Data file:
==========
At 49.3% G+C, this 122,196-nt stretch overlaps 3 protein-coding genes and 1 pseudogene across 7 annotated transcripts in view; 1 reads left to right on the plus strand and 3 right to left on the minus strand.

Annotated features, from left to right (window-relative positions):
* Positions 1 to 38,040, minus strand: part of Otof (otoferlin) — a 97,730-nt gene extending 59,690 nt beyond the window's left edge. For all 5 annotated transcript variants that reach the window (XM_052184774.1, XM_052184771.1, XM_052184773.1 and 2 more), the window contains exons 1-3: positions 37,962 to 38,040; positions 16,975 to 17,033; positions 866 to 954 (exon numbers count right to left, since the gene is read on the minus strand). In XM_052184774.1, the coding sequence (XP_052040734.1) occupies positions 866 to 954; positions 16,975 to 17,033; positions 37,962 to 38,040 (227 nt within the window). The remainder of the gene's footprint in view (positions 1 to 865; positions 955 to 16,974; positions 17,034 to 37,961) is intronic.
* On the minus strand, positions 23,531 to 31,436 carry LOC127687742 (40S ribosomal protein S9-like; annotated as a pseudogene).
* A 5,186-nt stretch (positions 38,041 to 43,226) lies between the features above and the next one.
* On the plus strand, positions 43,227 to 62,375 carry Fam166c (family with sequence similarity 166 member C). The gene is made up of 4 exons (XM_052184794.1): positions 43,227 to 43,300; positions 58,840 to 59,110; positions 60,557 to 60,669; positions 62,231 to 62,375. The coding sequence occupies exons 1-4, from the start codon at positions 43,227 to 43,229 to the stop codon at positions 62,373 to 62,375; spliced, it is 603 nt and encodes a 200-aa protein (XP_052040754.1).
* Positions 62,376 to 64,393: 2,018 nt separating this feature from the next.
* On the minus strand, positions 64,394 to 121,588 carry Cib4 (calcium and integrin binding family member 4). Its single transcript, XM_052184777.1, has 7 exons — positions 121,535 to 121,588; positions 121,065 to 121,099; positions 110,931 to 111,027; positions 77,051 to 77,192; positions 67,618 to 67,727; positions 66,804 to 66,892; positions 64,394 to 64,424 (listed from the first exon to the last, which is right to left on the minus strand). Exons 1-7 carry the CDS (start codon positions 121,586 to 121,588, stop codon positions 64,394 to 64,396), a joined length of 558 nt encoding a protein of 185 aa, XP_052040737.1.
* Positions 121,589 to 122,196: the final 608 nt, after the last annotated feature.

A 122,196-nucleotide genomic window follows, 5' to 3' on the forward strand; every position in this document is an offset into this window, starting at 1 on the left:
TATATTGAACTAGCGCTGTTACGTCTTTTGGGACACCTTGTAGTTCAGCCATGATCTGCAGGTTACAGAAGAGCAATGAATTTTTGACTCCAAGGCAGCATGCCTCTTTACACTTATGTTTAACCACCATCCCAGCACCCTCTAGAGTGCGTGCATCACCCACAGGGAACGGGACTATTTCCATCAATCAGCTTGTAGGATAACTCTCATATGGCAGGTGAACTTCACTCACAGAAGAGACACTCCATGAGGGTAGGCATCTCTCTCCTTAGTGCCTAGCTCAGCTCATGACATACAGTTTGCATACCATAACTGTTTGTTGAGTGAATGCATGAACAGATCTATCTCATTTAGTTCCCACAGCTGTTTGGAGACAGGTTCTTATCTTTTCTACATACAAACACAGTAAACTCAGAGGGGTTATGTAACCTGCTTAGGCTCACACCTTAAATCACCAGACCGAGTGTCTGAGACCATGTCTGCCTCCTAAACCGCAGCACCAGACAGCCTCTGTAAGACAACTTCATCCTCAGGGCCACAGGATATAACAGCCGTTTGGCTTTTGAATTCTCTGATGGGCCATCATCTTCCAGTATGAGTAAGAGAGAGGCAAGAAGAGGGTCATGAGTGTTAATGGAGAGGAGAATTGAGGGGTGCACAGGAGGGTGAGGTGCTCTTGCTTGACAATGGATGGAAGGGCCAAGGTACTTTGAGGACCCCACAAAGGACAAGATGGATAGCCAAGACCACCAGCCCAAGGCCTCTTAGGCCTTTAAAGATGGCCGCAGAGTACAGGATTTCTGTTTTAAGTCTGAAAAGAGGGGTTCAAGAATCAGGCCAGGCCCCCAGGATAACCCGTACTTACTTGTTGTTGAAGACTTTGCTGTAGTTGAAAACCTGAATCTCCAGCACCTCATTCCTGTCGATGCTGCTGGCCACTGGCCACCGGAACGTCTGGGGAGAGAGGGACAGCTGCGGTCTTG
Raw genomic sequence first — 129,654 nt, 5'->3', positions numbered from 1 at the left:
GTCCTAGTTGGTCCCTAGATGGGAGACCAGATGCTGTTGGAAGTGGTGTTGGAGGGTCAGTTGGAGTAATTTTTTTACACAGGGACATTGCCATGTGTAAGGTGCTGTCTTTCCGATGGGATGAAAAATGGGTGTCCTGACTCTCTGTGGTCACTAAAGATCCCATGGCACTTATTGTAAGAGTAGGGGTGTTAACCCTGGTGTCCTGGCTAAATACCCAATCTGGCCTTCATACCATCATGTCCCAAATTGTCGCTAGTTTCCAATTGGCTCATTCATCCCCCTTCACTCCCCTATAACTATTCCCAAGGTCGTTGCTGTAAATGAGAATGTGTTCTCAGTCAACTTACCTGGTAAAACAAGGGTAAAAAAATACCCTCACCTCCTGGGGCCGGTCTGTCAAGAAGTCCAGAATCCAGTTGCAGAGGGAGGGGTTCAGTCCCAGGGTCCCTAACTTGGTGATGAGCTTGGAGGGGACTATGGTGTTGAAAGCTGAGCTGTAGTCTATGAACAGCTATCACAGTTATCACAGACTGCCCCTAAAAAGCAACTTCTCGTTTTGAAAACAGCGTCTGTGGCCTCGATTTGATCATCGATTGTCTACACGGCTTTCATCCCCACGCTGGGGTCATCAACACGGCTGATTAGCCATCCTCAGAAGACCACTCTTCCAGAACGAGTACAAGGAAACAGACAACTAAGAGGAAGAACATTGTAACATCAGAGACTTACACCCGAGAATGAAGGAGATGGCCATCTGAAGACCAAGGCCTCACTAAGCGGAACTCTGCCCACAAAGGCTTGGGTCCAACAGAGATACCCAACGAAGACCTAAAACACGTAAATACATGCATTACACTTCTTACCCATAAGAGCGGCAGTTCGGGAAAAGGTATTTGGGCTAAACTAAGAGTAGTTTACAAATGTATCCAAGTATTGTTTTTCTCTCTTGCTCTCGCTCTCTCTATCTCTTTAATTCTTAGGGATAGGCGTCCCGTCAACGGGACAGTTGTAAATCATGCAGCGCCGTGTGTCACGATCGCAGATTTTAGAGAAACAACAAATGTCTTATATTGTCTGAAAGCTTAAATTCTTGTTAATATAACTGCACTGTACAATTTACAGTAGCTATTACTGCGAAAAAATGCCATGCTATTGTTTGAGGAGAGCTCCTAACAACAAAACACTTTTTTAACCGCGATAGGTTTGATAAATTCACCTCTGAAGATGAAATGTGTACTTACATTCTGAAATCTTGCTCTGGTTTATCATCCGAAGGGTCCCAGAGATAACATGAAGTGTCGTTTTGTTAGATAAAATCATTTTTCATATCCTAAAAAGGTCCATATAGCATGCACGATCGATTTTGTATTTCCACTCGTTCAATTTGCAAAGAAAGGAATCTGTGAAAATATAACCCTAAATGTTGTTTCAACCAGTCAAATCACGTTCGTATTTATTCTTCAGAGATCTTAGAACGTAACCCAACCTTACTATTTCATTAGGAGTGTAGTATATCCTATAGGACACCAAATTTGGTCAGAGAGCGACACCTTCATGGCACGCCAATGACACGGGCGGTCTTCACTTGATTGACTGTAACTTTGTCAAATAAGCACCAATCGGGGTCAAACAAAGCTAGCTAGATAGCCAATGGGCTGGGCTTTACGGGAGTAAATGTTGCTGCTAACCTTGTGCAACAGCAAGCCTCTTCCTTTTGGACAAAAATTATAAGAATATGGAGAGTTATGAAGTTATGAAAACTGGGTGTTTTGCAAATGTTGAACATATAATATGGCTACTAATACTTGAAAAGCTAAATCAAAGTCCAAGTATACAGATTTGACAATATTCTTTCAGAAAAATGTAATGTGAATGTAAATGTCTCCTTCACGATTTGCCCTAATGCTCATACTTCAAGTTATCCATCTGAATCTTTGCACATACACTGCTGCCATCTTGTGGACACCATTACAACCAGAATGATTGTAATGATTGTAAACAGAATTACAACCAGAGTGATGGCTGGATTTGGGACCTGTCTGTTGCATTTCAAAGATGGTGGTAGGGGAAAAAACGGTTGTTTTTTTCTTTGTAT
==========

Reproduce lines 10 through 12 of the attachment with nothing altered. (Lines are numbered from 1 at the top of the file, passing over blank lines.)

A 122,196-nucleotide genomic window follows, 5' to 3' on the forward strand; every position in this document is an offset into this window, starting at 1 on the left:
TATATTGAACTAGCGCTGTTACGTCTTTTGGGACACCTTGTAGTTCAGCCATGATCTGCAGGTTACAGAAGAGCAATGAATTTTTGACTCCAAGGCAGCATGCCTCTTTACACTTATGTTTAACCACCATCCCAGCACCCTCTAGAGTGCGTGCATCACCCACAGGGAACGGGACTATTTCCATCAATCAGCTTGTAGGATAACTCTCATATGGCAGGTGAACTTCACTCACAGAAGAGACACTCCATGAGGGTAGGCATCTCTCTCCTTAGTGCCTAGCTCAGCTCATGACATACAGTTTGCATACCATAACTGTTTGTTGAGTGAATGCATGAACAGATCTATCTCATTTAGTTCCCACAGCTGTTTGGAGACAGGTTCTTATCTTTTCTACATACAAACACAGTAAACTCAGAGGGGTTATGTAACCTGCTTAGGCTCACACCTTAAATCACCAGACCGAGTGTCTGAGACCATGTCTGCCTCCTAAACCGCAGCACCAGACAGCCTCTGTAAGACAACTTCATCCTCAGGGCCACAGGATATAACAGCCGTTTGGCTTTTGAATTCTCTGATGGGCCATCATCTTCCAGTATGAGTAAGAGAGAGGCAAGAAGAGGGTCATGAGTGTTAATGGAGAGGAGAATTGAGGGGTGCACAGGAGGGTGAGGTGCTCTTGCTTGACAATGGATGGAAGGGCCAAGGTACTTTGAGGACCCCACAAAGGACAAGATGGATAGCCAAGACCACCAGCCCAAGGCCTCTTAGGCCTTTAAAGATGGCCGCAGAGTACAGGATTTCTGTTTTAAGTCTGAAAAGAGGGGTTCAAGAATCAGGCCAGGCCCCCAGGATAACCCGTACTTACTTGTTGTTGAAGACTTTGCTGTAGTTGAAAACCTGAATCTCCAGCACCTCATTCCTGTCGATGCTGCTGGCCACTGGCCACCGGAACGTCTGGGGAGAGAGGGACAGCTGCGGTCTTG
Raw genomic sequence first — 129,654 nt, 5'->3', positions numbered from 1 at the left: